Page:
Researchers detected these new viruses while conducting biosurveillance of animals and people to better understand the circumstances for disease spillover as part of the PREDICT project. PREDICT is an initiative funded by the US. Agency for International Development (USAID). It supports the global discovery and surveillance of pathogens that have the potential to spread from animals to humans.
“Emerging infectious diseases (EIDs) are capable of causing debilitating health effects and financial instability. An estimated 60–75% of EIDs are comprised of zoonotic diseases; of these, more than 70% have purportedly originated in wildlife species,” says the study published in PLOS One.
The team in Myanmar comprised scientists from the Smithsonian; the University of California, Davis; Myanmar's Ministry of Agriculture, Livestock, and Irrigation; Myanmar's Ministry of Health and Sports; and Myanmar's Ministry of Natural Resources and Environmental Conservation.
The researchers focused their research on sites in Myanmar where humans are more likely to come into close contact with local wildlife due to changes in land use and development.
Between May 2016 and August 2018, sample and data collection occurred at three selected sites in Myanmar: Northern District in Yangon Region, near Hlawga National Park, Hpa-An in Kayin state, and Shwebo of Sagaing region. “These sites were targeted as potential high-risk human-animal interfaces due to land-use change increasing human proximity to wildlife and potential human exposures through livelihood, recreational, commercial, and religious or cultural activities. Two of these sites also featured popular cave systems where people were routinely exposed to bats through guano harvesting, religious practices, and ecotourism,” say experts.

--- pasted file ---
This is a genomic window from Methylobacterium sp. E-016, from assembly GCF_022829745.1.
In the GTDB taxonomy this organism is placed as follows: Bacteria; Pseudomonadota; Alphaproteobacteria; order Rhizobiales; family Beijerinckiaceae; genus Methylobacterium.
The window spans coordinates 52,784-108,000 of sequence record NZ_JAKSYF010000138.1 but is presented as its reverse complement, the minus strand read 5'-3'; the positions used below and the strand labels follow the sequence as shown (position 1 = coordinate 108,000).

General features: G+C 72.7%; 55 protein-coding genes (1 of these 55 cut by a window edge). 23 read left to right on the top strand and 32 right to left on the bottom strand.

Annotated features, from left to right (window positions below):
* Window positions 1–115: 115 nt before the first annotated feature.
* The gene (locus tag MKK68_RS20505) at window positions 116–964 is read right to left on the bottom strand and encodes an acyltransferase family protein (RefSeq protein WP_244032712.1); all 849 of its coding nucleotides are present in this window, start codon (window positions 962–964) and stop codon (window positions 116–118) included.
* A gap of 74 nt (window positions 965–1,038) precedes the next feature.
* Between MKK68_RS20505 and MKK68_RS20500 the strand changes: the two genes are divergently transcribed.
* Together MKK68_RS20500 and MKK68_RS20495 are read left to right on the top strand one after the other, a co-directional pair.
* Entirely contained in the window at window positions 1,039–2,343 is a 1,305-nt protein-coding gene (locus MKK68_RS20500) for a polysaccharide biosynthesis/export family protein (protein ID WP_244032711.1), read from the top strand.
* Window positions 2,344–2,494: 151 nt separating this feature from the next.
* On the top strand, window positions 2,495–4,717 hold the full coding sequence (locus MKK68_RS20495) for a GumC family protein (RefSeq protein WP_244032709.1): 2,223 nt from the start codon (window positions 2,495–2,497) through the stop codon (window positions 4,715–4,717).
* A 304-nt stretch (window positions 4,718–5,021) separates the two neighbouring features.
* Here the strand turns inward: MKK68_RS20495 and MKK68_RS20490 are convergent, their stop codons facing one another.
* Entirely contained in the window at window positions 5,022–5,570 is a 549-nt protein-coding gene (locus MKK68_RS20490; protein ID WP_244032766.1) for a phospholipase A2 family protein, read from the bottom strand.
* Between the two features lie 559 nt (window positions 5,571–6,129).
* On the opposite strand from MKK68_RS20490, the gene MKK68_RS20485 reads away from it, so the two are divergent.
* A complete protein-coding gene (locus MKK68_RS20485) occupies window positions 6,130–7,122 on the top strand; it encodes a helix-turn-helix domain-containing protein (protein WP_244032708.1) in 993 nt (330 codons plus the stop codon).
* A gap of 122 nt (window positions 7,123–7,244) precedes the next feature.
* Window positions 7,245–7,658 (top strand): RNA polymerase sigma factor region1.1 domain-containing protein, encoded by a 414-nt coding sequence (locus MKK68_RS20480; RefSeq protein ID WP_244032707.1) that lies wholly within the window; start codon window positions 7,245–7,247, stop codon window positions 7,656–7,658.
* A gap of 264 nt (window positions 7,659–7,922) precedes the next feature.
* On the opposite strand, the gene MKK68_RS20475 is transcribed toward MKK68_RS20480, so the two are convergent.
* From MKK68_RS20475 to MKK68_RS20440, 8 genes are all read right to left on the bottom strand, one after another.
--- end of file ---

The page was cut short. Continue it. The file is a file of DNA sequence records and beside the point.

From May 2016 to August 2018, they collected over 750 saliva and fecal samples from bats in these areas. Researchers tested and compared the samples to known coronaviruses and identified six new coronaviruses. The team also detected a coronavirus that had been found elsewhere in Southeast Asia, but never before in Myanmar.
“Viral detection, discovery, and surveillance activities were undertaken in Myanmar to identify viruses in animals at high-risk contact interfaces with people. Free-ranging bats were captured, and rectal and oral swabs and guano samples collected for coronaviral screening using broadly reactive consensus conventional polymerase chain reaction,” says the study. It adds, “Sequences from positives were compared to known coronaviruses. Three novel alpha coronaviruses, three novel beta coronaviruses, and one known alphacoronavirus previously identified in other southeast Asian countries were detected for the first time in bats in Myanmar.”
According to the experts, the findings underscore the importance of surveillance for zoonotic diseases as they occur in wildlife. “Given the essential ecosystem services provided by bats, public health efforts should advocate for preventative measures to protect people against disease transmission while enabling human communities and bats to coexist on a shared landscape,” recommends the team.